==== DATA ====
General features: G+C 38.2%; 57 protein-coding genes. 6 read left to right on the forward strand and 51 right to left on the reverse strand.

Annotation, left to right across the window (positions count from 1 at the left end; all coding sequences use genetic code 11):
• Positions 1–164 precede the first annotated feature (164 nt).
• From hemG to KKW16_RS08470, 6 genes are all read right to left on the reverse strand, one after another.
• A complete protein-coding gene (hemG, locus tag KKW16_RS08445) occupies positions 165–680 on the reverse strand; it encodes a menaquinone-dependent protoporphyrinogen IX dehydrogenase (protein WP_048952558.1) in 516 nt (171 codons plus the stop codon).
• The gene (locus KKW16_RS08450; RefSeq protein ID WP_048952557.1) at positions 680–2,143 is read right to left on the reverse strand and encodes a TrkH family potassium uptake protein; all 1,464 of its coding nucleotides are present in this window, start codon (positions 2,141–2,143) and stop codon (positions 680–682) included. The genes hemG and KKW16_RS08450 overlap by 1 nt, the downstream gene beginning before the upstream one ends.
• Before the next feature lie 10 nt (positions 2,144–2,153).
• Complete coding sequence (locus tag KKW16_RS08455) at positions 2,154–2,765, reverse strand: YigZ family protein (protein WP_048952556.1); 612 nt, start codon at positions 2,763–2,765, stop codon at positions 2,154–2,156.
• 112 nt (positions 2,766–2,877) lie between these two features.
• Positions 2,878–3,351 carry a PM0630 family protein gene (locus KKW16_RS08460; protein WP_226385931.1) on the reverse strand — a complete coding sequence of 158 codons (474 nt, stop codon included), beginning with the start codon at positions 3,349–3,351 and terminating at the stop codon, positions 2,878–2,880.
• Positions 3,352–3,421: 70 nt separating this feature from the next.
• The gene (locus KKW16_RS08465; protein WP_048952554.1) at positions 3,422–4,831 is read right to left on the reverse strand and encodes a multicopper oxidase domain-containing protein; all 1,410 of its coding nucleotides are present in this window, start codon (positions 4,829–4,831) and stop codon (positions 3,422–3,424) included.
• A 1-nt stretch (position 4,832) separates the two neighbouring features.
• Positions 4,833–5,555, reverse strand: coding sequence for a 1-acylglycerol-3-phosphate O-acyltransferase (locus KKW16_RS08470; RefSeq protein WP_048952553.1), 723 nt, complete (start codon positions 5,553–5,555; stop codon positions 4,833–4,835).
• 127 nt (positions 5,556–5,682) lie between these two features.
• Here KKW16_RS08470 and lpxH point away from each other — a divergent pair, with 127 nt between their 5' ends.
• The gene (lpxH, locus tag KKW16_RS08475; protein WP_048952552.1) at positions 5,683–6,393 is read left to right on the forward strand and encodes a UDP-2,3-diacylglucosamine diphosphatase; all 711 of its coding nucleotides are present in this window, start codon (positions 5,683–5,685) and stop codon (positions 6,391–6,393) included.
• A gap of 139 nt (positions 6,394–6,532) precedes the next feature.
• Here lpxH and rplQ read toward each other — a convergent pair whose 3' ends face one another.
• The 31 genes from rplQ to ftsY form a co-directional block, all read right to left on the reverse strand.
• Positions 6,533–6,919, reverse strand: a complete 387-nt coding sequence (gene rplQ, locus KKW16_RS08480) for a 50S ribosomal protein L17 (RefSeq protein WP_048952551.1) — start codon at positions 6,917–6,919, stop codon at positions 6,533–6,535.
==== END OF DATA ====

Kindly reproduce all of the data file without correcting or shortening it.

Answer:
General features: G+C 38.2%; 57 protein-coding genes. 6 read left to right on the forward strand and 51 right to left on the reverse strand.

Annotation, left to right across the window (positions count from 1 at the left end; all coding sequences use genetic code 11):
• Positions 1–164 precede the first annotated feature (164 nt).
• From hemG to KKW16_RS08470, 6 genes are all read right to left on the reverse strand, one after another.
• A complete protein-coding gene (hemG, locus tag KKW16_RS08445) occupies positions 165–680 on the reverse strand; it encodes a menaquinone-dependent protoporphyrinogen IX dehydrogenase (protein WP_048952558.1) in 516 nt (171 codons plus the stop codon).
• The gene (locus KKW16_RS08450; RefSeq protein ID WP_048952557.1) at positions 680–2,143 is read right to left on the reverse strand and encodes a TrkH family potassium uptake protein; all 1,464 of its coding nucleotides are present in this window, start codon (positions 2,141–2,143) and stop codon (positions 680–682) included. The genes hemG and KKW16_RS08450 overlap by 1 nt, the downstream gene beginning before the upstream one ends.
• Before the next feature lie 10 nt (positions 2,144–2,153).
• Complete coding sequence (locus tag KKW16_RS08455) at positions 2,154–2,765, reverse strand: YigZ family protein (protein WP_048952556.1); 612 nt, start codon at positions 2,763–2,765, stop codon at positions 2,154–2,156.
• 112 nt (positions 2,766–2,877) lie between these two features.
• Positions 2,878–3,351 carry a PM0630 family protein gene (locus KKW16_RS08460; protein WP_226385931.1) on the reverse strand — a complete coding sequence of 158 codons (474 nt, stop codon included), beginning with the start codon at positions 3,349–3,351 and terminating at the stop codon, positions 2,878–2,880.
• Positions 3,352–3,421: 70 nt separating this feature from the next.
• The gene (locus KKW16_RS08465; protein WP_048952554.1) at positions 3,422–4,831 is read right to left on the reverse strand and encodes a multicopper oxidase domain-containing protein; all 1,410 of its coding nucleotides are present in this window, start codon (positions 4,829–4,831) and stop codon (positions 3,422–3,424) included.
• A 1-nt stretch (position 4,832) separates the two neighbouring features.
• Positions 4,833–5,555, reverse strand: coding sequence for a 1-acylglycerol-3-phosphate O-acyltransferase (locus KKW16_RS08470; RefSeq protein WP_048952553.1), 723 nt, complete (start codon positions 5,553–5,555; stop codon positions 4,833–4,835).
• 127 nt (positions 5,556–5,682) lie between these two features.
• Here KKW16_RS08470 and lpxH point away from each other — a divergent pair, with 127 nt between their 5' ends.
• The gene (lpxH, locus tag KKW16_RS08475; protein WP_048952552.1) at positions 5,683–6,393 is read left to right on the forward strand and encodes a UDP-2,3-diacylglucosamine diphosphatase; all 711 of its coding nucleotides are present in this window, start codon (positions 5,683–5,685) and stop codon (positions 6,391–6,393) included.
• A gap of 139 nt (positions 6,394–6,532) precedes the next feature.
• Here lpxH and rplQ read toward each other — a convergent pair whose 3' ends face one another.
• The 31 genes from rplQ to ftsY form a co-directional block, all read right to left on the reverse strand.
• Positions 6,533–6,919, reverse strand: a complete 387-nt coding sequence (gene rplQ, locus KKW16_RS08480) for a 50S ribosomal protein L17 (RefSeq protein WP_048952551.1) — start codon at positions 6,917–6,919, stop codon at positions 6,533–6,535.